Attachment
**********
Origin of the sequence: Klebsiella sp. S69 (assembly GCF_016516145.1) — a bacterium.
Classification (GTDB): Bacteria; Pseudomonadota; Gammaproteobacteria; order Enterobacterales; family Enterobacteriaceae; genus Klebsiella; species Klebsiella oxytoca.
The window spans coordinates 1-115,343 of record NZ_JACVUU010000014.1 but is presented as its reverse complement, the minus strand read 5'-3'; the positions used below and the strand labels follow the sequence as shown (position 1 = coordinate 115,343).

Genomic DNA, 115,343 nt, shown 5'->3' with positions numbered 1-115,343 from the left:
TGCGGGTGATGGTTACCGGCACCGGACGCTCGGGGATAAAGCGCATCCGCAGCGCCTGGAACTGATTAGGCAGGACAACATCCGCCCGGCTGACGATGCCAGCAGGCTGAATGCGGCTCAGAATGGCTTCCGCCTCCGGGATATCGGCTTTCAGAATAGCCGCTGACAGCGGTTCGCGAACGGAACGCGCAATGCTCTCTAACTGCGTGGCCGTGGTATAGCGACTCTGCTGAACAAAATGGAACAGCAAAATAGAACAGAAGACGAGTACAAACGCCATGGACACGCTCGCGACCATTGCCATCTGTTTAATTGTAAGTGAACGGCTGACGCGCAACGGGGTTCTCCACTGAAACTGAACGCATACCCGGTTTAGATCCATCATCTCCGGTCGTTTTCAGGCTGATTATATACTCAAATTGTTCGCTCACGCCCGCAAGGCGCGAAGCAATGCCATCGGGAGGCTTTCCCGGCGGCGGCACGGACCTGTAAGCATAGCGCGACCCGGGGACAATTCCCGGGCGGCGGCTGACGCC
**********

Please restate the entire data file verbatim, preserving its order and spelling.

Origin of the sequence: Klebsiella sp. S69 (assembly GCF_016516145.1) — a bacterium.
Classification (GTDB): Bacteria; Pseudomonadota; Gammaproteobacteria; order Enterobacterales; family Enterobacteriaceae; genus Klebsiella; species Klebsiella oxytoca.
The window spans coordinates 1-115,343 of record NZ_JACVUU010000014.1 but is presented as its reverse complement, the minus strand read 5'-3'; the positions used below and the strand labels follow the sequence as shown (position 1 = coordinate 115,343).

Genomic DNA, 115,343 nt, shown 5'->3' with positions numbered 1-115,343 from the left:
TGCGGGTGATGGTTACCGGCACCGGACGCTCGGGGATAAAGCGCATCCGCAGCGCCTGGAACTGATTAGGCAGGACAACATCCGCCCGGCTGACGATGCCAGCAGGCTGAATGCGGCTCAGAATGGCTTCCGCCTCCGGGATATCGGCTTTCAGAATAGCCGCTGACAGCGGTTCGCGAACGGAACGCGCAATGCTCTCTAACTGCGTGGCCGTGGTATAGCGACTCTGCTGAACAAAATGGAACAGCAAAATAGAACAGAAGACGAGTACAAACGCCATGGACACGCTCGCGACCATTGCCATCTGTTTAATTGTAAGTGAACGGCTGACGCGCAACGGGGTTCTCCACTGAAACTGAACGCATACCCGGTTTAGATCCATCATCTCCGGTCGTTTTCAGGCTGATTATATACTCAAATTGTTCGCTCACGCCCGCAAGGCGCGAAGCAATGCCATCGGGAGGCTTTCCCGGCGGCGGCACGGACCTGTAAGCATAGCGCGACCCGGGGACAATTCCCGGGCGGCGGCTGACGCC